Students from the Bundaberg Region gathered at the Civic Centre last night in an annual art and speech event to tighten the bond between two Sister Cities.
The Regional Japanese Speech and Art Competition is in its seventh year and involves all schools that teach Japanese.
The event showcased the students' Japanese-inspired artwork, and also gave them the opportunity to give a speech in front of a number of Japanese-speaking judges.
Artwork consisted of drawings, painting, bookmarks and dioramas all with the theme of Japan.
But it wasn't just students' artwork on display.
The evening also gave Bundaberg Regional Council the chance to display the artwork gifted to it by one of Bundaberg sister cities, the community of Settsu.
Last year the Sister Cities celebrated the 20 year relationship.
Seven years and going strong
Bundaberg State High School Japanese Head of Department Sarah Themsen said the evening was well attended and the combination of art and speech worked well.
“We include the art to help ease the students for the speeches,” Sarah said.
“The reason we do the speaking component is because it gives the kids a chance to get up in front of an audience.
“And it builds their confidence.”
Sarah said it was really important for students to learn a language other than English.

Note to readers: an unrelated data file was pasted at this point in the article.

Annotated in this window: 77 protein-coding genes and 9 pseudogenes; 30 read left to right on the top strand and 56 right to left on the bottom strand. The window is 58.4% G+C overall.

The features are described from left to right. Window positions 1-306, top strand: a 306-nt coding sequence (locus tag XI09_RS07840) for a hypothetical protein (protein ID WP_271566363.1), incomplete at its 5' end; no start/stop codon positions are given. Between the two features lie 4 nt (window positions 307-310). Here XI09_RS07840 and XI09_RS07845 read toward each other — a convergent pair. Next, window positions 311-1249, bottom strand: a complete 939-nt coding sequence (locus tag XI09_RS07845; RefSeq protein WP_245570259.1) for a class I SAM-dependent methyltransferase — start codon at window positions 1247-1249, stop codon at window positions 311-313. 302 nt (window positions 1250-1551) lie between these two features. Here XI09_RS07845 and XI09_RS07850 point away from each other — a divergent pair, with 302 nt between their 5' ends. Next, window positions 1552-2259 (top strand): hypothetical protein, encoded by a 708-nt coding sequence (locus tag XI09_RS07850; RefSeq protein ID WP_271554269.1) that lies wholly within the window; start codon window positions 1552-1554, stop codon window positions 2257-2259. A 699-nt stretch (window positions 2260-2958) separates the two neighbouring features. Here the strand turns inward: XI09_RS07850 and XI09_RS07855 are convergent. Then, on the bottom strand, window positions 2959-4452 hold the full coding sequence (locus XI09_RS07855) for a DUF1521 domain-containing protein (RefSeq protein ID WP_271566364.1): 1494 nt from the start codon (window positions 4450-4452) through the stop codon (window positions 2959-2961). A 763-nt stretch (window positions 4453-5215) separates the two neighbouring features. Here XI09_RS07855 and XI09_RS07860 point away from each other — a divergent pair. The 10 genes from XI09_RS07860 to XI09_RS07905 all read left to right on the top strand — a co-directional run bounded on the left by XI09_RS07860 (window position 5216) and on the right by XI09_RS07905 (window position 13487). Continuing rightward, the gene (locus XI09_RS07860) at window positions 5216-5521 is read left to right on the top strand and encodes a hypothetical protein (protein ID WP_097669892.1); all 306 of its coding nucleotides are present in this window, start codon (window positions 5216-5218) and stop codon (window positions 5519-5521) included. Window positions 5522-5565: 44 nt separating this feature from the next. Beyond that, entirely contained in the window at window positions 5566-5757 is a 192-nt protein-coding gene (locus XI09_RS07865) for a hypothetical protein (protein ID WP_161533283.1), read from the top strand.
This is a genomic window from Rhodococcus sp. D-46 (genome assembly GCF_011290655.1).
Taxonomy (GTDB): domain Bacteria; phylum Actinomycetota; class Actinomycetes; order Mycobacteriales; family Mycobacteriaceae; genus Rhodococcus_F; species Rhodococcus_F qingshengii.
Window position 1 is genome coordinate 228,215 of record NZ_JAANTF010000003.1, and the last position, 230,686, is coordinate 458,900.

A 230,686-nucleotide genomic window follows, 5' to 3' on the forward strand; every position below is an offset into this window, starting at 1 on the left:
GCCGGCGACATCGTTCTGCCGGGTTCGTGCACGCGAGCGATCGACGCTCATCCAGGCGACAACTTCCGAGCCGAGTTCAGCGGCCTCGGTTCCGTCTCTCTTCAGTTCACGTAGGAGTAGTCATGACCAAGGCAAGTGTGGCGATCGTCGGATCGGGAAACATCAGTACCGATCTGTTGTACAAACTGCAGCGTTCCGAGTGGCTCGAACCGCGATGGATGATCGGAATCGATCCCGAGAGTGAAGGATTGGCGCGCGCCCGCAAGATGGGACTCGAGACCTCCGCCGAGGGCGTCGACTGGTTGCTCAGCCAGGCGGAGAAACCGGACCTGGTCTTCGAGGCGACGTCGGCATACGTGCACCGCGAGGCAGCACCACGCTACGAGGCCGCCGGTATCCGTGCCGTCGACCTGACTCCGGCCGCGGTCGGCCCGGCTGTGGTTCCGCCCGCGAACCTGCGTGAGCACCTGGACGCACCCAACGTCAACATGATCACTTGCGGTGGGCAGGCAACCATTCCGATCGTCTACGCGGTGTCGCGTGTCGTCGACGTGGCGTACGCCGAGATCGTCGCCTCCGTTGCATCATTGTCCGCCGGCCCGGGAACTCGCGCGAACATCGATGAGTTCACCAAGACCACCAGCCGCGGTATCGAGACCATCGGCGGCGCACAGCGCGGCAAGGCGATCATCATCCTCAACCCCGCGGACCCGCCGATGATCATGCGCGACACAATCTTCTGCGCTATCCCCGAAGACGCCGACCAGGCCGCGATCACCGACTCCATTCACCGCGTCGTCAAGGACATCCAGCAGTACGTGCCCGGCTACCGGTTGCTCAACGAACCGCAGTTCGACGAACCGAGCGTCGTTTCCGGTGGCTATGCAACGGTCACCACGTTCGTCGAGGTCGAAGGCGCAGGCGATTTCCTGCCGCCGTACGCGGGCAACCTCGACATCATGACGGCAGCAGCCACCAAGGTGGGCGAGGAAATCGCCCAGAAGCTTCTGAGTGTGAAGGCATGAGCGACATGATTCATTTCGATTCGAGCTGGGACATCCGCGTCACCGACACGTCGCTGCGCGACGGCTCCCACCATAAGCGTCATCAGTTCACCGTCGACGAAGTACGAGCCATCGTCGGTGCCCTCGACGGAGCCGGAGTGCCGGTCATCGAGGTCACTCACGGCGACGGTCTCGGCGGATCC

“I find learning Japanese helps with their English skills as well,” she said.
“They also get the chance to look at other aspects of the Japanese cultural.”
Students full of excitement before speeches
Kepnock State High School Year 7 student Natalie Ephraims said learning another language was fun.
Stepping up in front of the crowd she took the microphone with confidence as she spoke about her family.
For those in the audience who couldn't speak or understand Japanese, Natalie made a PowerPoint presentation to help them understand.
But if that wasn't enough, in a first for the event, Bundaberg State High School Year 7 student Kodyi Thomson was there to translate.
Kodyi travels to Japan a number of times each year and will attend school while there.
Although, she was a little nervous before the event Kodyi said she was only worried about one thing.
“If anyone has an accent because it will make it difficult for me,” she said.
“I'm excited to translate, just a little nervous,” Kodyi said.
“My mum is a judge each year, so it's nice to have this opportunity.”
After the speeches, judges asked a number of questions in Japanese and the students were quick to respond.
They finished the saying “arigatou gozaimasu” (thank you).